At Bennington, you correspond with your teachers, and Spencer sent me letters on a variety of beautiful stationery, composed on a typewriter and hand-corrected with a pen. I had other professors who had phoned it in (one was singularly focused on making my lines of verse shorter and another told me Parisian anecdotes that appear unchanged in the New Yorker years later (I suppose in poetry you take what work you can get)). But Spencer actually phoned me. He told me he could not makes heads or tails of my poems so we went through my manuscript line by line, adjectival phrase by adjectival phrase, until we were both sick of my work. Explaining at length what each line meant (two and sometimes three meanings) made me see how none--no more than one or two--of the poems were any good.

At the time of this epistolary exchange I was working an 8 to 5 in the same university department where I studied as an undergrad and wanted nothing but to run out the clock on writing school, on the job, on the lease to my apartment. I was done and I wanted the poems to be done too. I thought what I required was a change of scene, a part time job, a lower rent. And after finding each those things all I still lacked was the ability to write publishable poems. Though perhaps I had no idea what I was doing all along--my MFA thesis, archived forever in Crossett Library, is printed in Futura Condensed.

The best letter I got from Spencer was the last, typed on pages as colorfully dotted as funfetti cake. It was not just a final review of my work--about which he was thoroughly bemused and complimentary--but also of my character. He wrote about my initial display of "barely concealed contempt" (I had at one point sent him a DVD copy of Contempt to clarify my feelings) and noted that our relationship had warmed to a "labored tolerance." And there is my epitaph! "Kirk Michael: He Had a Labored Tolerance for the World."

I've popped a couple of stitches at the toe of my shoe following the smaller trails to see more of these blue stones shined to semiprecious sheen. I'm wearing myself out. My calves want it to stop, but it is a pleasure to instead walk faster at these moments. I step away from Baker Beach under a sunset in colors almost as gorgeous as International Orange. I smile in spite of myself and accept that Spencer was correct about my poems and my personality and--as you already know--complete acceptance is always bittersweet.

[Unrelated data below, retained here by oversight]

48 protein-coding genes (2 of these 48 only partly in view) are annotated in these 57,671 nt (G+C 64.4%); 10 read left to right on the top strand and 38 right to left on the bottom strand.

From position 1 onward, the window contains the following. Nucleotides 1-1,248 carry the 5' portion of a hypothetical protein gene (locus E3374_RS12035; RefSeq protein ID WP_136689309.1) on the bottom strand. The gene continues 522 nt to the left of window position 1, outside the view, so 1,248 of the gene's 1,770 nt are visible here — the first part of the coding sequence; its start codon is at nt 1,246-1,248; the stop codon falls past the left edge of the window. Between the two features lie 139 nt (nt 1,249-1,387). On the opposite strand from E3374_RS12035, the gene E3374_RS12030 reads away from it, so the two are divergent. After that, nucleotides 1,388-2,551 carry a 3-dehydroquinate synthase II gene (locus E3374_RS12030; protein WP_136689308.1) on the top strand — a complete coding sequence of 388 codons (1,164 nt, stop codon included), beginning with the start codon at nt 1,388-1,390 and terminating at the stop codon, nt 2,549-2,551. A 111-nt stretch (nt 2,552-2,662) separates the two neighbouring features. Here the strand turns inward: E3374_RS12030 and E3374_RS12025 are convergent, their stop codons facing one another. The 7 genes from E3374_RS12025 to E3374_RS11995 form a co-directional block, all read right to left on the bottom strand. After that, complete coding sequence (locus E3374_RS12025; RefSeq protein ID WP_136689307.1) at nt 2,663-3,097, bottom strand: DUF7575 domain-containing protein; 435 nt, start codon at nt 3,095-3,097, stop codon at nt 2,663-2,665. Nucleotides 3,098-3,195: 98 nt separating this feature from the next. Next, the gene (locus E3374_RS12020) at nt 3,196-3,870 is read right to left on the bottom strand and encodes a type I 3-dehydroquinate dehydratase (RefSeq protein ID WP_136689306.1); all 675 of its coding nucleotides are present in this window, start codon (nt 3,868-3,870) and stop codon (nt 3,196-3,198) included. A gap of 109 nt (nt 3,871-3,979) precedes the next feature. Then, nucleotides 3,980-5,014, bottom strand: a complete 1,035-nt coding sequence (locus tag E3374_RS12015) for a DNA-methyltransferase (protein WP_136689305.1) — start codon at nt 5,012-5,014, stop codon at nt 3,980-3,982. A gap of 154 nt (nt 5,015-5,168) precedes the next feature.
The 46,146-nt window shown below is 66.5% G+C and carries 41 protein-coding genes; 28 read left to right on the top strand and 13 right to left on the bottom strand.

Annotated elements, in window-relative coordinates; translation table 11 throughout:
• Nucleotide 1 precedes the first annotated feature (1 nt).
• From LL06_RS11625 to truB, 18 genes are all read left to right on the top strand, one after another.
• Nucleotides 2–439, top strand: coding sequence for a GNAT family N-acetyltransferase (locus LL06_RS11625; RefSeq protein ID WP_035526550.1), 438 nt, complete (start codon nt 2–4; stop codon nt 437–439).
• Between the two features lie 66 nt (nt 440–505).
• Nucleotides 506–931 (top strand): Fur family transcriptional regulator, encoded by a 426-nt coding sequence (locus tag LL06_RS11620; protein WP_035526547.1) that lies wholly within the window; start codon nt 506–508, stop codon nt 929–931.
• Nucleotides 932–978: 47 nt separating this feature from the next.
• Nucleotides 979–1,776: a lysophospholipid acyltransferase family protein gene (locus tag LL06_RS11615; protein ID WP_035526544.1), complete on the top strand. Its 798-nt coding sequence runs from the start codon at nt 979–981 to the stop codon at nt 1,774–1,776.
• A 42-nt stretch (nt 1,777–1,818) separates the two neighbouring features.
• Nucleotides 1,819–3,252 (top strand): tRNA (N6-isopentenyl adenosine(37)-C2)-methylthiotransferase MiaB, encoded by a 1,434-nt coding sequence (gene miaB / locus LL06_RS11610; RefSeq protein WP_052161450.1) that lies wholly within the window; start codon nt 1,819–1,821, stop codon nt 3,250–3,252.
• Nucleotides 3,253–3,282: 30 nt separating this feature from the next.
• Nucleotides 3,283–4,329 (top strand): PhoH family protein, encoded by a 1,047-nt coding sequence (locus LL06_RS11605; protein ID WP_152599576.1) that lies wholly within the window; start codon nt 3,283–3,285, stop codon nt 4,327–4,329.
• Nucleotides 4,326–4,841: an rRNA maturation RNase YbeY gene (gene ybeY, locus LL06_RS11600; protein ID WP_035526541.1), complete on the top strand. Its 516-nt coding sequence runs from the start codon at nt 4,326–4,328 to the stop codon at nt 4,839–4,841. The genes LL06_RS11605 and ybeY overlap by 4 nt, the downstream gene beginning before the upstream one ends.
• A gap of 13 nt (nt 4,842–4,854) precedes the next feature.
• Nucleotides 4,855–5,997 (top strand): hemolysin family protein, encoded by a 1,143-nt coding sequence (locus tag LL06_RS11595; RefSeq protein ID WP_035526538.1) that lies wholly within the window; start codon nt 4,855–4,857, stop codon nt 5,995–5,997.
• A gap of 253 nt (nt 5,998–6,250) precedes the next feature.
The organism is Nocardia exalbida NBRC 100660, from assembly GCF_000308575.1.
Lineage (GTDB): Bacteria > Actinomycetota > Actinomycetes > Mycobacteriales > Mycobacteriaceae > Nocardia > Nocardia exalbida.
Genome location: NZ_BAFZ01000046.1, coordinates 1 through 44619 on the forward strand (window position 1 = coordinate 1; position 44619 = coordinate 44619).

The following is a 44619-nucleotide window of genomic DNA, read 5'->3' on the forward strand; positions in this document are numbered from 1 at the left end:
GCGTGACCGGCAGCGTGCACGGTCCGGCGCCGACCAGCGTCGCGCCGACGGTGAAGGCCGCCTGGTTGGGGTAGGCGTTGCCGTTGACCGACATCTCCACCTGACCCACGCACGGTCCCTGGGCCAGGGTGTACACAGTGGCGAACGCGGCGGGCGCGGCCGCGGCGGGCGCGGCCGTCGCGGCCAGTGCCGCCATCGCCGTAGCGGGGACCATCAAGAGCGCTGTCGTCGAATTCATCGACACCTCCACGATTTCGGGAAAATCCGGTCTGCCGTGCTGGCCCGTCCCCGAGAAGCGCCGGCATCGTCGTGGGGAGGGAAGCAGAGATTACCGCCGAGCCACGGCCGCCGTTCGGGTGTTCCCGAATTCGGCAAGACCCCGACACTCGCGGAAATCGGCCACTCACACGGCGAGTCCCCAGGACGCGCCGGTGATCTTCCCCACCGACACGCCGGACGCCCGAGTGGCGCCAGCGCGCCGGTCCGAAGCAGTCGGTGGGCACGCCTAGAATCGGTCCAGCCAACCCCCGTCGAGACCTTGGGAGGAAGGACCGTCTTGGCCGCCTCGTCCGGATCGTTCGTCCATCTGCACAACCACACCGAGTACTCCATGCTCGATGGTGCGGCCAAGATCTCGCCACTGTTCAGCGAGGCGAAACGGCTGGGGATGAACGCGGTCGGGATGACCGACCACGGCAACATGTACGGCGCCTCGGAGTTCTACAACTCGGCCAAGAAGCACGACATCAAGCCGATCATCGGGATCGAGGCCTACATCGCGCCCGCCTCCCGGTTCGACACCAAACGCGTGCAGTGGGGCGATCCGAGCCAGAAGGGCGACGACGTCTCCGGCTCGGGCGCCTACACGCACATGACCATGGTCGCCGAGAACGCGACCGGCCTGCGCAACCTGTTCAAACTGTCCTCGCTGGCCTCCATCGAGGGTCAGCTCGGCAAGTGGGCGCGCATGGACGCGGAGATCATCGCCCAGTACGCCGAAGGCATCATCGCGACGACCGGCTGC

01 April 2014


The water is the dumped perfume of five hundred years, lavender and Chanel, though she smells better. The boy and girl of the story are alone at a Vaporetto stop, the lagoon a muted spectrum of pigeon feathers. The boy’s eyes are the wet blue of back cover cologne advertisements, his ears iced with imitation stones to show how far he plans to be from his current means. His face is sharpening to hardness, lupine teeth charming even leaning in, like the viscous current, his hair black glistening, spiked sideburns, a single drip of aquavit sweat following the line of his jaw. The girl is three-quarters back to me, summer freckles brushed over her nose, hair as dark as his except where it’s folded in with brunette, her tanned legs drawing away from a short black dress, planted on the jetty, what light there is under the smoked glass overhang on the back of her thighs, the careless hairs.

She’s leaving; he’s not ready to let her go. Sections of her curls are breezed free, she tucks them behind her left ear, he her right, his watch wide as the bottom of a beer bottle and ringed in rhinestones, a smile working its way towards her ear. He shouts a question at the ferryman. I can’t understand the answer but it’s probably that there’s always another one coming, this dusk of aranciata and blood, the thick ropes connecting boat to dock come undone, the canal is a swirl of gasoline, ciao regazzi, her thumb running where his bicep meets bone, the sunset about to light us on fire, his hand at her cheek as we jerk away, her soft features, shining hair touched now with that red American woman forever fail to duplicate, he’s laughing, she left to meet him in a rush, the blue shampoo bottle balanced on the bathroom windowsill, the lingering wave at her temple catching reflections across the canal, she leans, the shampoo bottle leans, it smells of citrus, her balance is perfect, my wobbling ankles rock on the deck, she lifts one foot and wraps it around the back of his knee he buckles into her, the lap of water, shy bubbles of saliva in her teeth, languid jaguar eyes and the power of her jaws working green mint Vivident, he comes whispering into her neck, she laughs hand to mouth, I bob away, she drops her gum on the rotting wood, a black lizard tattoo stretches from triceps to elbow, to the same razor point as his sideburns, the animal on his other arm lost in the shadows, he has a cut on the inside of the thumb and she’s kissing it.

The blades of the motor slice the water and in the eddy I see her first grey hair, her dropped hips in a house dress, the messy bristles of the broom standing on the tiles inside the front door, “It Never Entered My Mind” on the radio, his glass of orange juice and worn cuffs folded up four times, the thick black and white beard down his neck, the faded iguana green ink diffuse over his arm. The proud bridge of his nose, the rheumy water of his eyes as they cast back over Venice.